Likewise, when one of the kidnapped teenage girls is about to be offered for marriage, she says, “I’m only fifteen,” to which the cleric whispers something to one of his aides, who leaves the room and re-emerges with a child. “This girl is my daughter,” the cleric says. “She’s only five. She got married last year… so why are you not ashamed to say you’re too young to marry?”
The scene calls to mind Suheir Hammad’s poem “Break Clustered,” a meditation on war, peace and women’s rage. “Girls spoiled before ripened,” is a grave, resounding line that mirrors the reality of the girls in The Milkmaid. After the disruption at the wedding, subsequent abductions, and a brief moment of rebellion by Aisha that highlights the girls’ helplessness, their daytime becomes filled with manual labour and assault and prayers, as though they can rearrange their world through prayer. So, they pray. They pray to be reunited with their loved ones. One night, the road glimmers with mirages of hope, of escape. Aisha and some of the girls take it, leaving one behind, a crucial moment that unravels into more harm, brainwashing and resentment.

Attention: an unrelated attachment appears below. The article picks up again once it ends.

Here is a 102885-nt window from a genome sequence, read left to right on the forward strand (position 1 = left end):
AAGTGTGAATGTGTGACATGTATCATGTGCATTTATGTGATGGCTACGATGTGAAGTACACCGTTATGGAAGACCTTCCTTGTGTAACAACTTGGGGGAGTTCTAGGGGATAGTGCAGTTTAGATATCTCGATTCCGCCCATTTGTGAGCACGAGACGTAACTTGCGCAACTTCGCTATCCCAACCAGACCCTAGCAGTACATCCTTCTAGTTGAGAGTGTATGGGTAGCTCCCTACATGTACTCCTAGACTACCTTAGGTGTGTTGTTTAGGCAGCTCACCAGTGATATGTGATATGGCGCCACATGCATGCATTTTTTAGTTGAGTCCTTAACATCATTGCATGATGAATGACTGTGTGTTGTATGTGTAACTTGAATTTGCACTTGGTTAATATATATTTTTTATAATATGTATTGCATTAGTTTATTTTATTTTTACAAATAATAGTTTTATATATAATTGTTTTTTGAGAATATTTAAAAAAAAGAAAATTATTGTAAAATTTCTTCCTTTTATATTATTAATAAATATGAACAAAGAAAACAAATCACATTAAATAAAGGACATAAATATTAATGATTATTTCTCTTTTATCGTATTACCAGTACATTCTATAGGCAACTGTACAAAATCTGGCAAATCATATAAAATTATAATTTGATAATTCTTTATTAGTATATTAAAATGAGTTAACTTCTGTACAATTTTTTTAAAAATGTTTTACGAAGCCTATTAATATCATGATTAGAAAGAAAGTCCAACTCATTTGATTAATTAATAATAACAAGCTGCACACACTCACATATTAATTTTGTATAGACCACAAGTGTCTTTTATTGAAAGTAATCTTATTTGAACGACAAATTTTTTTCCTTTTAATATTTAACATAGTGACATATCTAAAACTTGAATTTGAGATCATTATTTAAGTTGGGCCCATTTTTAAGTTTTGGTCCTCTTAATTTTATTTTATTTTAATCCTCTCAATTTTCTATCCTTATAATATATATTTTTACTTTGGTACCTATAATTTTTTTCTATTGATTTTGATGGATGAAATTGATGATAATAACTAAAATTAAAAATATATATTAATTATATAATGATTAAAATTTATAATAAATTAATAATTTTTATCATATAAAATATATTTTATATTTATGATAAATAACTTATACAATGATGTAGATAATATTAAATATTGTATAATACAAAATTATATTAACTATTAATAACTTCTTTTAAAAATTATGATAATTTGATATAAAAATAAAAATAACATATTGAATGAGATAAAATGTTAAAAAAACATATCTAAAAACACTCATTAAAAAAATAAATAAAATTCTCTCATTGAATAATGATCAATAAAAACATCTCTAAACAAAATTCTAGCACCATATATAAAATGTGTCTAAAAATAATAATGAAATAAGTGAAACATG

The film shows that there is no single Boko Haram story. For instance, there are girls who don’t want to go back home when help finally comes. The one left behind when others escape is later found, but there’s already a gap in the two parties’ definition of freedom.
In her New Yorker story, “The Women Rescued from Boko Haram Who Are Returning to Their Captors,” Adaobi Tricia Nwaubani writes about girls who decline opportunities to escape. This place is now home. They are the wives of reputable Boko Haram soldiers. They have a voice here. They can demand, command, lay claim to things. To them, there’s no need going back to those they once knew, to farm or dance or extract milk from cattle. No need carving new memories from the old or attempting to make something broken whole again. This forces us to re-examine our notion of home, family, and belonging.